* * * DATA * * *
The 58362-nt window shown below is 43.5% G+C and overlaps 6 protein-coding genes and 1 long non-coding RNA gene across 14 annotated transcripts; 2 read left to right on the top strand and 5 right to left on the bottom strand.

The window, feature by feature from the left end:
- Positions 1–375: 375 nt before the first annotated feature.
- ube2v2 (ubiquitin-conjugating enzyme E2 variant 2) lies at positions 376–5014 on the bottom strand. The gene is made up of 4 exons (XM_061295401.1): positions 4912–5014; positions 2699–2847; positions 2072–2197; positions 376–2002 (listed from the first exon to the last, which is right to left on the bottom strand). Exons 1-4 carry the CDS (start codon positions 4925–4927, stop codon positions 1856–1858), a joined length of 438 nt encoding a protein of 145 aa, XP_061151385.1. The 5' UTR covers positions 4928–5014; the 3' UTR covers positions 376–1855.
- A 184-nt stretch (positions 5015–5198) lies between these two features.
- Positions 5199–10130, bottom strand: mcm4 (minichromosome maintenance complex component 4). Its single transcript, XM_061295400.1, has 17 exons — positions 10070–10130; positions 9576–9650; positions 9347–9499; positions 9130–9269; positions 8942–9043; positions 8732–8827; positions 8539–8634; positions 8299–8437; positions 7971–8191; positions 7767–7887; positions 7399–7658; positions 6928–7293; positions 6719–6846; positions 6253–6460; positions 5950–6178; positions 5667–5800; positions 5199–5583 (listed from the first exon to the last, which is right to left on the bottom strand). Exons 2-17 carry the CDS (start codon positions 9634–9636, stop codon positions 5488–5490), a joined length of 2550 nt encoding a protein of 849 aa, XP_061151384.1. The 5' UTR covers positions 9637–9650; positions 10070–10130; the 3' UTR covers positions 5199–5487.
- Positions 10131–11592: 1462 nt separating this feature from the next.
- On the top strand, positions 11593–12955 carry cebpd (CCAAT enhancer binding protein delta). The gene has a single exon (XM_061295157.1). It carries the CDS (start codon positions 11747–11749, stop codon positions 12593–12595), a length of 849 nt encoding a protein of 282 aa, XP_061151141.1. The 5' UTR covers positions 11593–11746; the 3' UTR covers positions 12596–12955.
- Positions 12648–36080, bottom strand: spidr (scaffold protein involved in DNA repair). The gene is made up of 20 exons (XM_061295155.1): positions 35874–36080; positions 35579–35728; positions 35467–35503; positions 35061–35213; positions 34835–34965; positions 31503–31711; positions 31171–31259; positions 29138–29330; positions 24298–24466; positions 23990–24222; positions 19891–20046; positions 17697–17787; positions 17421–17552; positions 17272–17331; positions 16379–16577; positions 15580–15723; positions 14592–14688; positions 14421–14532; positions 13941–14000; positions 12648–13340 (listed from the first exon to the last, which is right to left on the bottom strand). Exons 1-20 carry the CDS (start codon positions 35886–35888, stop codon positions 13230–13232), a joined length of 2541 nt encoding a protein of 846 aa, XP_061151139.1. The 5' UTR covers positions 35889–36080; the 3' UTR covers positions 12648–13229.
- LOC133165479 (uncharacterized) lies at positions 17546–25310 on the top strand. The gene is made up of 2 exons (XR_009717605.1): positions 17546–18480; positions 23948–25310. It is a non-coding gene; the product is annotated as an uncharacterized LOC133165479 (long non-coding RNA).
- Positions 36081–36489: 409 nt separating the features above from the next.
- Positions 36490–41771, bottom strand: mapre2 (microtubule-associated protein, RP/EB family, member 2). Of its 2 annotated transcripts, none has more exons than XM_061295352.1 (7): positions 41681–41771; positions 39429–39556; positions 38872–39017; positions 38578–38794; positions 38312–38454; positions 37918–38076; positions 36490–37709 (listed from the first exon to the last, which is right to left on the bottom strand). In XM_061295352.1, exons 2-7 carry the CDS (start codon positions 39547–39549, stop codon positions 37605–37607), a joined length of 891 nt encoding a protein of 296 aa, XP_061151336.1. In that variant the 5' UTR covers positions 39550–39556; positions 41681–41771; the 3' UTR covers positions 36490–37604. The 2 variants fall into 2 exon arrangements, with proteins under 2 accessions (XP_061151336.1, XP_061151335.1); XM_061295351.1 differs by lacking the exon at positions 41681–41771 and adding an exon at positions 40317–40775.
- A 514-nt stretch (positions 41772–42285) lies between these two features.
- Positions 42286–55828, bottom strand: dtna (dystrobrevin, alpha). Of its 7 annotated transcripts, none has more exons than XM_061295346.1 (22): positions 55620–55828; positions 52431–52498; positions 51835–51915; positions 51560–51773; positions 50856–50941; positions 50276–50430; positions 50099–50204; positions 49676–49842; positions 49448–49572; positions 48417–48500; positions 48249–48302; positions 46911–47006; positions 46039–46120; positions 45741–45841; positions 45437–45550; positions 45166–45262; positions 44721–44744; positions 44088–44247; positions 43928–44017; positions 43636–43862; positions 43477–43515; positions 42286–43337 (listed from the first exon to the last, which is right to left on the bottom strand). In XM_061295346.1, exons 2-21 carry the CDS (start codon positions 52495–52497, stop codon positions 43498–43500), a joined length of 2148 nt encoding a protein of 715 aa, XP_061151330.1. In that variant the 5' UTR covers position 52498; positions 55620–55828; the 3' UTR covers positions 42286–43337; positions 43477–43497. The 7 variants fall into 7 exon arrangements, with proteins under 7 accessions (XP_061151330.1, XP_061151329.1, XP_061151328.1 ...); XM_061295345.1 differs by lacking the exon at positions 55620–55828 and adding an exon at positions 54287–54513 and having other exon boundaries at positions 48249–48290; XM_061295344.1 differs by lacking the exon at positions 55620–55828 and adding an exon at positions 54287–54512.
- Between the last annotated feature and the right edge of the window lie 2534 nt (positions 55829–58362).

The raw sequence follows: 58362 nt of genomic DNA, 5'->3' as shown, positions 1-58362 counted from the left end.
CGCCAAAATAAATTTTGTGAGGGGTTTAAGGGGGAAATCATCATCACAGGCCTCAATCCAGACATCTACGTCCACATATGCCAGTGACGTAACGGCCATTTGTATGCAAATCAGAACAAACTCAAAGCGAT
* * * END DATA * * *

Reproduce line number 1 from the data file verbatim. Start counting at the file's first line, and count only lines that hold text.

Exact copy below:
The 58362-nt window shown below is 43.5% G+C and overlaps 6 protein-coding genes and 1 long non-coding RNA gene across 14 annotated transcripts; 2 read left to right on the top strand and 5 right to left on the bottom strand.